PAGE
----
Advanced

Dimethyl carbonate as a green chemical

Pyo, Sang Hyun LU ; Park, Ji Hoon; Chang, Tae Sun and Hatti-Kaul, Rajni LU (2017) In Current Opinion in Green and Sustainable Chemistry 5. p.61-66
Abstract

Dimethyl carbonate (DMC) is an established solvent and a green reagent which continues to attract attention. It is a nonpolar aprotic solvent with good miscibility with water, biodegrades readily in the atmosphere, and is non-toxic. DMC is classified in the greenest “recommended” bracket according to the solvent selection guide, and can be a potential replacement for methyl ethyl ketone, ethyl acetate, methyl isobutyl ketone, and most other ketones. Currently, the most prevalent commercial pathway for the production of DMC is through oxidative carbonylation of methanol using O2; in addition, new alternative processes for DMC from CO2 are being developed. DMC has found several applications such as the electrolyte in... (More)

Dimethyl carbonate (DMC) is an established solvent and a green reagent which continues to attract attention. It is a nonpolar aprotic solvent with good miscibility with water, biodegrades readily in the atmosphere, and is non-toxic. DMC is classified in the greenest “recommended” bracket according to the solvent selection guide, and can be a potential replacement for methyl ethyl ketone, ethyl acetate, methyl isobutyl ketone, and most other ketones. Currently, the most prevalent commercial pathway for the production of DMC is through oxidative carbonylation of methanol using O2; in addition, new alternative processes for DMC from CO2 are being developed. DMC has found several applications such as the electrolyte in lithium rechargeable batteries and as a solvent in several reactions including pharmaceutically relevant synthesis and in biocatalysis. This report provides a brief overview of physical-thermodynamic-, toxicological- and ecotoxicological properties, production methods, reactivity, and applications of DMC as an environmentally benign chemical in chemical- and biotechnical processes.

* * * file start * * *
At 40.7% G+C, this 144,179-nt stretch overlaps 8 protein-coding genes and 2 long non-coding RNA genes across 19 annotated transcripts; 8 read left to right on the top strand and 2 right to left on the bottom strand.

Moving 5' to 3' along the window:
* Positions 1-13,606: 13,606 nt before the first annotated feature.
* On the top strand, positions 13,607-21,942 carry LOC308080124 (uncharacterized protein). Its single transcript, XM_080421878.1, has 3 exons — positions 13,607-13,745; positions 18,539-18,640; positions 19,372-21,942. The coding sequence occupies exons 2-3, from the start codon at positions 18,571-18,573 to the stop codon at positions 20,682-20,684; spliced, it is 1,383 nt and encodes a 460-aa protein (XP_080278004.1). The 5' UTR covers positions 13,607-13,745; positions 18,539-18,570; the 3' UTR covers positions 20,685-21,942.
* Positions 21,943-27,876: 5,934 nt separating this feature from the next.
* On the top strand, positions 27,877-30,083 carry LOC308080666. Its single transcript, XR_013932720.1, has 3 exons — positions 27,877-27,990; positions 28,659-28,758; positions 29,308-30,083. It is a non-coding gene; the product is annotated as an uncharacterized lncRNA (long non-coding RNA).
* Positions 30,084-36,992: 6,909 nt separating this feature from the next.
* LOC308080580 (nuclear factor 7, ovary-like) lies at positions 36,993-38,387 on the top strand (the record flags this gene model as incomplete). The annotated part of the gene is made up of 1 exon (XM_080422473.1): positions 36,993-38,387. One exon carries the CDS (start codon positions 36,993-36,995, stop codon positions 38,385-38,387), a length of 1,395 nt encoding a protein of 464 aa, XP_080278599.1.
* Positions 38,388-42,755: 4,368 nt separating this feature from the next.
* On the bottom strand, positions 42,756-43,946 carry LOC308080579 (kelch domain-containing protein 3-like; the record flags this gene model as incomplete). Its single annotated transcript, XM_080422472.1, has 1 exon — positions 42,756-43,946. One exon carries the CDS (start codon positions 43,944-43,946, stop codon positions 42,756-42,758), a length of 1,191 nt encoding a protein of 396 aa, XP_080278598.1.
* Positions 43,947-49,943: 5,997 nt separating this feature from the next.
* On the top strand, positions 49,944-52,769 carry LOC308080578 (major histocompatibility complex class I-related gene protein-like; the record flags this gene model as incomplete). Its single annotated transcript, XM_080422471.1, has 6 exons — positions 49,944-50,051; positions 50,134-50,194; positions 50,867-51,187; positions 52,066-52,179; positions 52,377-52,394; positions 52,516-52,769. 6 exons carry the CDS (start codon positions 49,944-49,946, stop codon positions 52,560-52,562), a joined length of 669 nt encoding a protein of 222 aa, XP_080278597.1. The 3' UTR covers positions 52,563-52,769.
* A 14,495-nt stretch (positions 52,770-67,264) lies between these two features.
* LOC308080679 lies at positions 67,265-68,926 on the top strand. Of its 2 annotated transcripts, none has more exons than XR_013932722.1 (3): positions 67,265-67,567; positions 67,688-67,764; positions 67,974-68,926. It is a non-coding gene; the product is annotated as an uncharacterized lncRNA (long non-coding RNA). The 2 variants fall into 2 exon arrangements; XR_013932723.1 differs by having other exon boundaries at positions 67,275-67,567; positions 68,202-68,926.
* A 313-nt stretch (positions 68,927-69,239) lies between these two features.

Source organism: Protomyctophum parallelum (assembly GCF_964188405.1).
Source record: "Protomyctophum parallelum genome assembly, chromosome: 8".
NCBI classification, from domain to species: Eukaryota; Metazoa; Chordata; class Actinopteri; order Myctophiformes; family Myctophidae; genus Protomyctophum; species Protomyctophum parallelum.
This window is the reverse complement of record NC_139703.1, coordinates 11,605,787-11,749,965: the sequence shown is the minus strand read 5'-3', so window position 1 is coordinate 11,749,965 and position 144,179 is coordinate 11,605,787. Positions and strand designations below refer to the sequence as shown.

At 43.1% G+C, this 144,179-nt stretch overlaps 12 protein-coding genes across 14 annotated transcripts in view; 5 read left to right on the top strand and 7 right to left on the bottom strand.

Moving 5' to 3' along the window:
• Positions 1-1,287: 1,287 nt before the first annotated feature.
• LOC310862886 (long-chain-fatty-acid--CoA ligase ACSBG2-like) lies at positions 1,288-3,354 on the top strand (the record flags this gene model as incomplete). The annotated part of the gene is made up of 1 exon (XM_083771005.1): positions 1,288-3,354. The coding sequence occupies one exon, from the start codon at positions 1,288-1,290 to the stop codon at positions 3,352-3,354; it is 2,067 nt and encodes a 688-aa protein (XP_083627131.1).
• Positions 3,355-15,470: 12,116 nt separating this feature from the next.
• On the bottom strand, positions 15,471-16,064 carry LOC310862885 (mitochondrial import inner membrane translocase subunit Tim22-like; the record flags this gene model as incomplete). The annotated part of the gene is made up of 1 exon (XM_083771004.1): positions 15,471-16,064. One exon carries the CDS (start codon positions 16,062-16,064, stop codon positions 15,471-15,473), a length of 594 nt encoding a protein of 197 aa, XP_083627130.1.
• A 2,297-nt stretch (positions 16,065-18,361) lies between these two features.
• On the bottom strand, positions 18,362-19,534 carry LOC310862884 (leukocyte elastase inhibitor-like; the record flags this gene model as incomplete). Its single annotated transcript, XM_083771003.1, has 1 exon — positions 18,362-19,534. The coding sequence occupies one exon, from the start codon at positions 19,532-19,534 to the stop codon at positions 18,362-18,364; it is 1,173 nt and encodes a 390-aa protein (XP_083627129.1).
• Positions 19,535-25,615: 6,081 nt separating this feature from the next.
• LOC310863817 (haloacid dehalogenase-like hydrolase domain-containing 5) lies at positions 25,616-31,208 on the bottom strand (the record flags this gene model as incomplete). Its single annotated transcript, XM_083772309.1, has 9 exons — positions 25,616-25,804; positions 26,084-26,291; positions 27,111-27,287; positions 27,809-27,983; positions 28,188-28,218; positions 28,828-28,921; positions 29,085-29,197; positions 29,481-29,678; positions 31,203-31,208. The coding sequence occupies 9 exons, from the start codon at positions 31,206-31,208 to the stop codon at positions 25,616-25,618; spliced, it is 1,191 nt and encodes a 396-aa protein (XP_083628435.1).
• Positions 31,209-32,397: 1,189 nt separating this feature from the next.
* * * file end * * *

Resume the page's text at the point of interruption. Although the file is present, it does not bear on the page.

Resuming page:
(Less)
Please use this url to cite or link to this publication:
author
organization
publishing date
type
Contribution to journal
publication status
published
subject
in
Current Opinion in Green and Sustainable Chemistry
volume
5
pages
6 pages
publisher
Elsevier
external identifiers
  • scopus:85017145962
ISSN
2452-2236
DOI
10.1016/j.cogsc.2017.03.012
language
English
LU publication?
yes
id
60195b3a-23b5-437c-b1b5-35861c55999b
date added to LUP
2017-04-26 10:59:10
date last changed
2017-04-26 10:59:10
@article{60195b3a-23b5-437c-b1b5-35861c55999b,
  abstract     = {<p>Dimethyl carbonate (DMC) is an established solvent and a green reagent which continues to attract attention. It is a nonpolar aprotic solvent with good miscibility with water, biodegrades readily in the atmosphere, and is non-toxic. DMC is classified in the greenest “recommended” bracket according to the solvent selection guide, and can be a potential replacement for methyl ethyl ketone, ethyl acetate, methyl isobutyl ketone, and most other ketones. Currently, the most prevalent commercial pathway for the production of DMC is through oxidative carbonylation of methanol using O<sub>2</sub>; in addition, new alternative processes for DMC from CO<sub>2</sub> are being developed. DMC has found several applications such as the electrolyte in lithium rechargeable batteries and as a solvent in several reactions including pharmaceutically relevant synthesis and in biocatalysis. This report provides a brief overview of physical-thermodynamic-, toxicological- and ecotoxicological properties, production methods, reactivity, and applications of DMC as an environmentally benign chemical in chemical- and biotechnical processes.</p>},
  author       = {Pyo, Sang Hyun and Park, Ji Hoon and Chang, Tae Sun and Hatti-Kaul, Rajni},
  issn         = {2452-2236},
  language     = {eng},
  month        = {06},
  pages        = {61--66},
  publisher    = {Elsevier},
  series       = {Current Opinion in Green and Sustainable Chemistry},
  title        = {Dimethyl carbonate as a green chemical},
  url          = {http://dx.doi.org/10.1016/j.cogsc.2017.03.012},
  volume       = {5},
  year         = {2017},
}